Troy High School students Sohan Vittalam, Niheera Aedla and Om Shah will represent Troy High in the virtual finalists rounds of the International Public Policy Forum global debate competition May 1.

Troy High School students Sohan Vittalam, Niheera Aedla and Om Shah will represent Troy High in the virtual finalists rounds of the International Public Policy Forum global debate competition May 1.

Photo provided by Sohan Vittalam

Troy High students place in global debate competition finalists rounds

By: Jonathan Shead | Troy Times | Published April 11, 2021


TROY — It may be their first time ever debating as a team against others in a competition, but Troy High School seniors Sohan Vittalam and Om Shah, and junior Niheera Aedla have earned their place in the elite eight finalists rounds of the International Public Policy Forum, a global debate contest sponsored by the Brewer Foundation and New York University.

The trio, who created the debate team themselves in 2020 out of a little boredom and some curiosity, has had to make it through a qualifying round of more than 100 teams, as well as knock out three teams in a bracket of 64 global contenders to secure their elite eight spot. They’ll have to beat three more teams to become the contest’s world champions and win the $10,000 grand prize.

Prior to the elite eight rounds, teams competed against each other through written persuasive essays. In the elite eight rounds and moving forward, debates will be oral and held virtually. The finals will take place May 1.

“Despite the challenges students around the globe are facing due to the pandemic, these students chose to participate in a rigorous academic competition and have excelled,” IPPF founder Brewer Foundation Chairman William Brewer III said in a press release. “We look forward to seeing them compete — and celebrating their achievement — during the IPPF finals.”   

Vittalam said it feels great to have made it this far. “Going in, we didn’t really think too much about how far we’d go, but as we went, we’ve gotten slowly more excited, and we’re definitely pleasantly surprised,” he said. “It’s been a long process. This started, I believe, in October. Every week since then we’ve had to put in a few hours, if not more. It’s been a continuous grind, and we definitely think it’s paid off. We’re happy to be doing it.”

The high schoolers got involved in the competition not because they’re interested in public policy careers but because they were intrigued by this year’s contest topic: whether the benefits of artificial intelligence outweigh the harms.

“It’s been a unique experience, because we’ve faced three teams so far, and each team has been almost entirely different. Even if we go in with the same sides, the arguments they make are entirely new, and it’s a very adaptive competition. I think the different viewpoints, you can tell the different things groups prioritize,” Vittalam said. “We think it’s a good practice for balancing the needs of the world and what our global priorities are. I think it’s always good to have different viewpoints.”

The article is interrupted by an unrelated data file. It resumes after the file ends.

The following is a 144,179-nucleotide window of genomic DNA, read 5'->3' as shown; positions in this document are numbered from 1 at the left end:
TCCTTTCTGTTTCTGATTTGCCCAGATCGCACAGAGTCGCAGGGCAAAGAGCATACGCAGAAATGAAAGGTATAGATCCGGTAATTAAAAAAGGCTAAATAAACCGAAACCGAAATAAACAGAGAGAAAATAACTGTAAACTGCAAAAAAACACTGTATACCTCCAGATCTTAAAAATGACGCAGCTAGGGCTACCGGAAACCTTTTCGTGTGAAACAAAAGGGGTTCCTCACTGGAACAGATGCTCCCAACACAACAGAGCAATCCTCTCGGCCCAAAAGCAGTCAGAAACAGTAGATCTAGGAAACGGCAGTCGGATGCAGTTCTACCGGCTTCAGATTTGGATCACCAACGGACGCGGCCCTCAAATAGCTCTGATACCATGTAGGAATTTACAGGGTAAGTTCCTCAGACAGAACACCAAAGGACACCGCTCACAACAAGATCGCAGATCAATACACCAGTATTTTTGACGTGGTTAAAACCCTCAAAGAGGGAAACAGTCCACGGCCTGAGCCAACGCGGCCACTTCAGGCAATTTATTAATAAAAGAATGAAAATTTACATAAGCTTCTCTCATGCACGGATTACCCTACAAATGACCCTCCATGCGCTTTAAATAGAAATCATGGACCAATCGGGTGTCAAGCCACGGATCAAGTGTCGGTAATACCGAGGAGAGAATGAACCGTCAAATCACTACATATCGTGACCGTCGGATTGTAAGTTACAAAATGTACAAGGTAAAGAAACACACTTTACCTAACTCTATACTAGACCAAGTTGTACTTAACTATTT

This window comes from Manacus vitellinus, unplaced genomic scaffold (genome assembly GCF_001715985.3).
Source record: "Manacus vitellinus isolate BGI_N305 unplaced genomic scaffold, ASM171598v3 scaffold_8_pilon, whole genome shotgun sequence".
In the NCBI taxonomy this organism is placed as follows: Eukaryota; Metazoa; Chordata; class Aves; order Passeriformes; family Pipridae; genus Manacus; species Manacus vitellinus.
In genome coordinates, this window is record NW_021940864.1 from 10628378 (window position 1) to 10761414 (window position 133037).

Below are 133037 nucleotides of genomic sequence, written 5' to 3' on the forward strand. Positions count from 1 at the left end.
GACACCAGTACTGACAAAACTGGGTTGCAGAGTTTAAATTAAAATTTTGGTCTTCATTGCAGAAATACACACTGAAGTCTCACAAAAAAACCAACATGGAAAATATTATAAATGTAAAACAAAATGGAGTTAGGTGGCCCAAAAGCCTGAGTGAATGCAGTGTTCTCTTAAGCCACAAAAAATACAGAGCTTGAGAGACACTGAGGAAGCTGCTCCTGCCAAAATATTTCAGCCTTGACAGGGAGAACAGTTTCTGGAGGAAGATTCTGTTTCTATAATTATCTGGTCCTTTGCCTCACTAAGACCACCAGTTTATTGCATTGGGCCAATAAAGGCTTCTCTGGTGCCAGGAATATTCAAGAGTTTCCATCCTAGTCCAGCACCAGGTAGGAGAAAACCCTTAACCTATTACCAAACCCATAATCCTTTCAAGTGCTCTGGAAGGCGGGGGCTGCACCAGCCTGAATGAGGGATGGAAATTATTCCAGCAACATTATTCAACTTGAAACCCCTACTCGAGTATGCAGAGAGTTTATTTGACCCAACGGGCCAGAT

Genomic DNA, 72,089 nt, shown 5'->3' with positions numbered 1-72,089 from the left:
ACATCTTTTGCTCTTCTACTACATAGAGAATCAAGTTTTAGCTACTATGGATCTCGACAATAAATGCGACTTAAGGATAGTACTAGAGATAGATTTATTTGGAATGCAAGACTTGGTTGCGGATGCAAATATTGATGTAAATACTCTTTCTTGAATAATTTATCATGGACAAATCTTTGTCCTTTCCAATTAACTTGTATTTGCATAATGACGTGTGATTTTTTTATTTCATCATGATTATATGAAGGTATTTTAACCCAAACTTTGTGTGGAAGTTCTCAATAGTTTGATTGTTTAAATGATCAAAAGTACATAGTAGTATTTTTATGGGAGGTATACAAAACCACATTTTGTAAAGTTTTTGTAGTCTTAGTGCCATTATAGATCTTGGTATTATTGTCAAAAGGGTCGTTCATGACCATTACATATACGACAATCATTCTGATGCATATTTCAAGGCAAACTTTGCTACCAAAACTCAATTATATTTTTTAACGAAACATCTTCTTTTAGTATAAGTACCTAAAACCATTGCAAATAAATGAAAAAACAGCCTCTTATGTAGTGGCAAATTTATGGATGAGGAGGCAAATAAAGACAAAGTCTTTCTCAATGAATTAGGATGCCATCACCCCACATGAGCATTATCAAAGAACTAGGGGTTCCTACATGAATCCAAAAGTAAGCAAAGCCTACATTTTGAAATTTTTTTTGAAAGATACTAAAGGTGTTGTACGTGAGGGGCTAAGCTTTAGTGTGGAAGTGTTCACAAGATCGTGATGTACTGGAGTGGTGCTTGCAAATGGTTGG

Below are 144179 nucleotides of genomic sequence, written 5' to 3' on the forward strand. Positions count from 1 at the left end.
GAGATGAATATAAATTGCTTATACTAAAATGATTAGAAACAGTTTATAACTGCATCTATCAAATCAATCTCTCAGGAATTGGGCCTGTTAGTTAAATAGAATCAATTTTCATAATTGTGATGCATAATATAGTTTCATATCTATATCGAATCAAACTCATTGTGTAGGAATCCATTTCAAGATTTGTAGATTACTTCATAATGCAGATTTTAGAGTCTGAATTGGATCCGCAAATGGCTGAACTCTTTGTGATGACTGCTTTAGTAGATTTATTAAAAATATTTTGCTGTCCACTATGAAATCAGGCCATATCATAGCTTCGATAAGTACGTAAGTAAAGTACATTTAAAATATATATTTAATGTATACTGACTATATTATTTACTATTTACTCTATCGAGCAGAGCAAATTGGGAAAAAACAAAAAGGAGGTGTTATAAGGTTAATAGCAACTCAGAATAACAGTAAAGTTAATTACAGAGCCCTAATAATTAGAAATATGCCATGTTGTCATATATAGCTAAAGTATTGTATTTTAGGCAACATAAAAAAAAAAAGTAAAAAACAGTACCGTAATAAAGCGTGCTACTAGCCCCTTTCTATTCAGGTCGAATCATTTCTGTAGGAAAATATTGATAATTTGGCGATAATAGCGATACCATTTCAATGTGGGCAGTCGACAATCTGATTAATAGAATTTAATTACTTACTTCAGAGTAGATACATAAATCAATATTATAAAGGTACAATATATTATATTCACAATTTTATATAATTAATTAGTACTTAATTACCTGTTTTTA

The competition has led to the trio picking up other skills along the way as well, such as translating research into persuasive arguments.

“Over the course of the competition we’ve really improved on taking really complicated concepts and paring them into explainable segments that you can use to either prove or disprove a point,” Vittalam said.

Transitioning from debating on a physical stage to doing so over Zoom may be an adjustment for those who’ve participated before, but as newcomers, Vittalam said, it’s hard to say which may be more challenging.

“It’s gone really smoothly as far as we can tell. Zoom is a really helpful application, because we can have team meetings anytime we want, instead of having to meet up in person. I don’t think before the pandemic we would have thought of that. I wouldn’t say it’s affected things much,” he said.

“I think in the coming rounds, now that it’s going to be an oral debate instead of a written debate, it’s going to be unique, because I don’t think that’s something, from my experience, anyone has done before. Speaking in person in a debate, versus Zoom, that might be different, (but) I think so far just exchanging written papers, it’s been just as we’ve expected.”

As Vittalam, Shah and Aedla prepare for their upcoming finals rounds, Vittalam said the team isn’t thinking too much about becoming world champions; they’re thinking just about their next match. Winning the title and prize money would “mean a lot,” he said.

“I think representing Troy High School on a huge stage is something we haven’t really done before, and it’s something we’d be proud of. As far as the money, we really haven’t thought that far. We’re just focusing on preparing for our (next) round right now, and if we get the money, obviously, college is a big thing we have to think about,” he said, adding that they may also use the money to establish a debate team at Troy High School, because it doesn’t have one.

Overall, Vittalam said his team feels thankful to be part of the event and to have made it this far amongst stiff competition.

“It’s definitely a huge operation with the judges, the different teams and organizing everything from all across the world. I think not enough credit is given to the opponents we faced in the previous rounds, and even those we haven’t that were in the round of 64 or the qualifying round before that, because there are some really extraordinary teams. We’ve gone through some rounds thinking that we’re not sure we’d make it through, because we’ve had such qualified opponents.”

The seven other finalist teams consist of students from Colorado, Maryland, Slovakia, Mongolia, Texas, Maryland and Georgia. For more information, visit